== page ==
O2 Academy Glasgow
On a rain-flushed Glasgow evening, we funnel into the O2 Academy and wait for support band Childhood to take the stage. The group’s performance is fairly static and blasé and not all of their reverb-sodden songs translate well to a live context, although recent single ‘As I Am’ proves a welcome burst of dreamy guitar pop. It seems to us as that the young Nottingham-based band are still in the process of becoming comfortable performers, and while (as is so often the case with support acts) Childhood’s set is plagued by low energy, we still believe there’s promise here.
Following their inconsistent showing, ex-Smiths guitarist and national treasure Johnny Marr assumes the stage and immediately wrests us out of our collective post-Childhood malaise with a rousing rendition of his new album’s title track ‘Playland’, with the letters P L A Y L A N D flashing blindingly behind the band. He then tears into Smiths staple ‘Panic’, predictably prompting cheers, applause and the pogoing about of crowds of balding and besuited middle-aged men.
Any anxieties about Marr’s ability to operate as a solo artist are dispelled pretty swiftly as it soon becomes apparent he is a natural front man, commanding the space with ease and infectious energy. His voice also sounds markedly better live than on record, where it can often seem cowed, streamlined and unmemorable. He sings clearly and occasionally ferociously, and weirdly we don’t seem to miss Morrissey from his interpretations of Smiths classics.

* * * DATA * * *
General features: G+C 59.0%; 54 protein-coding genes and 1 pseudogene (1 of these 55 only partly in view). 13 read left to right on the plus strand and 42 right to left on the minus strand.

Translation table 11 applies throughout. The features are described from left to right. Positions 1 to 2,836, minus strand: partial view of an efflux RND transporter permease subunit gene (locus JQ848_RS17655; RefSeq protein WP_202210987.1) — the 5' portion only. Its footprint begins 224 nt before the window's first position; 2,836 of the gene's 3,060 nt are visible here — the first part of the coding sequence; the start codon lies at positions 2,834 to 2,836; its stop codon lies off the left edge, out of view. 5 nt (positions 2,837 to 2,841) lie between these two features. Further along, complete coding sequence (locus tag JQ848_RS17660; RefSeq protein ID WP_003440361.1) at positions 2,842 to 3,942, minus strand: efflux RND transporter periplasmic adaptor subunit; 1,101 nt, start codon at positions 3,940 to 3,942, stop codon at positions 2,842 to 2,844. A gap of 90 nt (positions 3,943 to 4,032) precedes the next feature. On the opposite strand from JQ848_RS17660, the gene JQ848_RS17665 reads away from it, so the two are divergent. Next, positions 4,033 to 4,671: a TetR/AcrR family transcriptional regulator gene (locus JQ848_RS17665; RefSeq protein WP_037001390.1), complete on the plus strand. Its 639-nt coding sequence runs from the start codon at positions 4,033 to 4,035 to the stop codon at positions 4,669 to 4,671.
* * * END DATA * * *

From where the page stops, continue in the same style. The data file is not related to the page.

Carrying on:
However, much of the solo material verges worryingly closely to what could be dismissed as lad rock, not helped by Marr’s affected Gallagher-esque swagger (we’re thinking of the rather poor ‘Generate! Generate!’ here for instance). The best of the solo songs is probably new single ‘Easy Money’, with its Modest Mouse-reminiscent guitar work and catchy chorus that perhaps recalls Paul Weller. But as anyone could have anticipated, it is the Smiths tracks that receive the best reactions from the crowd, particularly a tender rendition of ‘Please Please Let Me Get What I Want’ and a moving ‘There is a Light That Never Goes Out’ which closes with a huge audience sing-along. Marr seems to be thoroughly enjoying himself, and his flashed smiles and camp guitar theatrics are contagious.
He’s a gracious performer, thanking the audience for braving the cold Glaswegian weather on a Monday night, and his acerbic in-between song commentary about bankers and bearded hipsters is often genuinely funny.
At the end of the evening, it feels almost surreal that we’ve just witnessed such an icon of British pop music. In his black skinny jeans and smart pink shirt, Johnny Marr convinces us his songs are timeless, and he’s just as cool as he ever was. In his words: “music isn’t dead” these days.